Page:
“Starting November 2019, responsive display ads will replace legacy display ads in Google ads … With this change, any campaigns running legacy display ads may stop serving unless there is an alternate display ad available in the campaign.”
Simple enough, right? If you’re running any campaigns that solely utilize smart display ads or the legacy dynamic responsive template, or that mostly consist of these ad types, those campaigns are going to start underdelivering or pausing delivery altogether in November.
Naturally, this is going to affect your spending. Luckily, Google has taken some measures to help advertisers make the switch from the old ad format to the new one.
If you’re using either of the above-mentioned ad types, come November you’re going to see brand new responsive display ads in your account that use the same creative assets you were using in your legacy display ads. Google has done the work of creating these for you. They’ve also made sure to indefinitely pause them—so your new ads won’t run in place of the old ones unless you tell them to.
What should I do?
In a nutshell: You should press play on the new responsive display ads Google has created for you. You should then monitor your campaigns to track for discrepancies in performance. Advertisers that have not yet made the switch to responsive to display ads, in all likelihood, have not done so because they either haven’t gotten around to it, or they’re stuck in an old way of doing things.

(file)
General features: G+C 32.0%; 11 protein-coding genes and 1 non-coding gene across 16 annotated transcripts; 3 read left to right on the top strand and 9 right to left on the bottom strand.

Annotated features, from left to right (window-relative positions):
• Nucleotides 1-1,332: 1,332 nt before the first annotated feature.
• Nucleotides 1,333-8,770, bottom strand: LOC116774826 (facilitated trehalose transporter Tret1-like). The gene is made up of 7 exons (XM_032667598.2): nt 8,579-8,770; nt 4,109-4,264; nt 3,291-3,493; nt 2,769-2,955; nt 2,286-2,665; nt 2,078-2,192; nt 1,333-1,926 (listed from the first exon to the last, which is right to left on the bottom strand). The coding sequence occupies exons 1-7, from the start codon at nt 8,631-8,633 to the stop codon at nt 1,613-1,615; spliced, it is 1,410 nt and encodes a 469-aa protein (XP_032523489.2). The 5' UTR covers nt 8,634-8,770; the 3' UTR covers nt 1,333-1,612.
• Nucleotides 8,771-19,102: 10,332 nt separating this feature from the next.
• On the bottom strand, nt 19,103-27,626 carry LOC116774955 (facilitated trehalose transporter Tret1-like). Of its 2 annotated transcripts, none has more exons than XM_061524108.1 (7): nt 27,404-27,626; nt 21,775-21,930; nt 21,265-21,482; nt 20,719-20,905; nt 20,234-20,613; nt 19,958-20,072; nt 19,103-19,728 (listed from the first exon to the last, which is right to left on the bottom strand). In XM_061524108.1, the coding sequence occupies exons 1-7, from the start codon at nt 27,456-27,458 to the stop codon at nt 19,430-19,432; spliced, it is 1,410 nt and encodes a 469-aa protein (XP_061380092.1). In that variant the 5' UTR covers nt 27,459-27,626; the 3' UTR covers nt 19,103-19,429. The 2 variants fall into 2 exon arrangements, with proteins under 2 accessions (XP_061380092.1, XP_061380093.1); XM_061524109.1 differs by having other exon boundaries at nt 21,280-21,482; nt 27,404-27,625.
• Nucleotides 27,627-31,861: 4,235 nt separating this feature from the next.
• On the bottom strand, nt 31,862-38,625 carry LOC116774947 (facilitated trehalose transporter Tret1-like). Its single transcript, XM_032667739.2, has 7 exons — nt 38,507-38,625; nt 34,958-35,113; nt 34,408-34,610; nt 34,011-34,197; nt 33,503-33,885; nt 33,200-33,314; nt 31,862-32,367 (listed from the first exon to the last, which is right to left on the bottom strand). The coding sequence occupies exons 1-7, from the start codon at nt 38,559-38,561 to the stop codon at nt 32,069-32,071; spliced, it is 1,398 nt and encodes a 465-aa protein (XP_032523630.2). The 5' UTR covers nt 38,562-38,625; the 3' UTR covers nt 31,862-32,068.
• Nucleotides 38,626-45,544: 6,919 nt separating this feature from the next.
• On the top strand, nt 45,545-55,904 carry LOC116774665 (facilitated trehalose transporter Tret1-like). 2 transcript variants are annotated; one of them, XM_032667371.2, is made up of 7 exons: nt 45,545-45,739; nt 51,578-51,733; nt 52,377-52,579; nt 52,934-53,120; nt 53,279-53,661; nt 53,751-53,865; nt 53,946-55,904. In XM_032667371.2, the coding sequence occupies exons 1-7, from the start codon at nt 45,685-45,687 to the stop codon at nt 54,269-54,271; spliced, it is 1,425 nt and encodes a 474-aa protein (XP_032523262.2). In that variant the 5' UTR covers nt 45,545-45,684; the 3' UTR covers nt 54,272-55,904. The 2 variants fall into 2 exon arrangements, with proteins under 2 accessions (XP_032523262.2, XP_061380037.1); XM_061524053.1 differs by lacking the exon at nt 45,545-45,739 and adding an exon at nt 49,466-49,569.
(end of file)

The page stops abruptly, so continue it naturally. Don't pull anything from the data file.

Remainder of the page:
Responsive display ads are a great innovation. Those who malign Google’s increased propensity to push automated ad formats and processes as ways of making money off advertisers can rest easy on this one. Yes, responsive display ads spend more, because they allow advertisers to access more inventory across the GDN; but that’s also their magic.
Advertisers who have yet to make the switch to this new ad format will most likely see marked increases in reach and click-through rate as result of using more click-worthy ads that can access a broader range of placements.
How do I optimize my new responsive display ads?
Luckily, there’s not too much you have to do to ensure your new responsive display ads outperform your old legacy display ads. That said, Google recommends taking the following measures to ensure your responsive display ads are as effective as possible:
- Review your new responsive display ads and update any creative assets that you’d like to change.
- Add multiple creative assets such as your headlines, descriptions, images, and logos.
- Resume your new ads so they start running.
In a nutshell, you don’t have to, but you should really take this opportunity to make sure your visual and textual assets, including your images and your business name, are up-to-date, as well as adding additional images, headlines, descriptions and logos. It will help Google test more combinations of your ad across the GDN to see what resonates with your audience and what doesn’t.